City of Music: Triumph & Tragedy

In the City of Music

Parade Ground
Military signals, fanfares, and marches in Mahler’s music express a full gamut of emotion, from triumph to tragedy.
“The military band was the passion of my childhood.”
VIDEO:Listen to Mahler himself playing his Fifth Symphony on a piano roll
  • Mahler’s Fifth Symphony opens with a fanfare that instructs us to “pay attention” before it moves into a funeral march. We hear echoes of this fanfare at the end of movement.

  • In Mahler’s Seventh Symphony, the first movement march is now more of a universal expression, divorced from its military origins.

Mahler's Methods

Calls and Signals

Each of the regiments stationed in Iglau had its own band, and each band came from a different corner of Europe. Nevertheless, military signals were the same all over the Empire, and literal quotes of these trumpet calls abound in Mahler.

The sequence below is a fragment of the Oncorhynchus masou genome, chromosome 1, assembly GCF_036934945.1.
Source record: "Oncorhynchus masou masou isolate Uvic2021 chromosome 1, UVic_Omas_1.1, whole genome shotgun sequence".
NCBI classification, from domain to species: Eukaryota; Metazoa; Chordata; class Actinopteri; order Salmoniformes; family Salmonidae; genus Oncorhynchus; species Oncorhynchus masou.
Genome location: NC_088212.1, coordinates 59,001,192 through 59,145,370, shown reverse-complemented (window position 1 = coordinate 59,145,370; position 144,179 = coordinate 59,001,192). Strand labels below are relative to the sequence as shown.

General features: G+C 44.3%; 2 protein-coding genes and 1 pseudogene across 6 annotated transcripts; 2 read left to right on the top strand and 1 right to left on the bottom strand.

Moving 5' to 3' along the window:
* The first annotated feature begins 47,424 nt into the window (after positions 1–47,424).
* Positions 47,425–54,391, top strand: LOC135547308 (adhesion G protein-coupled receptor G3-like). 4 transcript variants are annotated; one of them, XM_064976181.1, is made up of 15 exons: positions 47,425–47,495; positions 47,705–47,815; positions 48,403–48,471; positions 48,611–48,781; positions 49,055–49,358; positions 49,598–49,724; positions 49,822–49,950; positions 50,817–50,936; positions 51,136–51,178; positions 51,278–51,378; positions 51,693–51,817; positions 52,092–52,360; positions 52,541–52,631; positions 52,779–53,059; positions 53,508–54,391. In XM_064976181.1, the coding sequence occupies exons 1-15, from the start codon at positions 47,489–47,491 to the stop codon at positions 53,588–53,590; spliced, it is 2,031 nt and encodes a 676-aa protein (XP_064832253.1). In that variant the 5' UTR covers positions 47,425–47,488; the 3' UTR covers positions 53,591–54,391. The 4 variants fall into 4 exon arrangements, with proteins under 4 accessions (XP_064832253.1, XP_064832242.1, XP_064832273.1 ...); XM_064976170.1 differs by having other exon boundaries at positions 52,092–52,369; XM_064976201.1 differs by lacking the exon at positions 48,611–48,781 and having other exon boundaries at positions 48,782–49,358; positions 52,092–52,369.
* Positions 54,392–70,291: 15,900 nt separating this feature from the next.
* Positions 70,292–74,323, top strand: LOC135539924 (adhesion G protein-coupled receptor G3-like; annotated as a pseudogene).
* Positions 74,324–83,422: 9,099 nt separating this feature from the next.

• In the Third Symphony, the call of “Fall in!”

  • brings the daydreaming posthorn back to earth.

  • The Fifth Symphony opens famously and strikingly with a haunting trumpet solo that seems to warn us of approaching tragedy. The passage is made up of two common signals, changed from major to minor:

  • the General Appel (General Call)

  • and the call Habt Acht! (Take Care!)

Related Examples
Mocking or Knocking?

Mahler’s Fifth Symphony makes obsessive use of the “fate” motive of Beethoven’s Fifth.

  • Initially it’s a motif of gentle urgency (and also an inversion of the piece’s opening fanfare) that accompanies the most intimate music of the first movement.

  • In the second movement, the same music returns in a shriller orchestration, sounding like a mocking laugh or an accusing cry.

Related Examples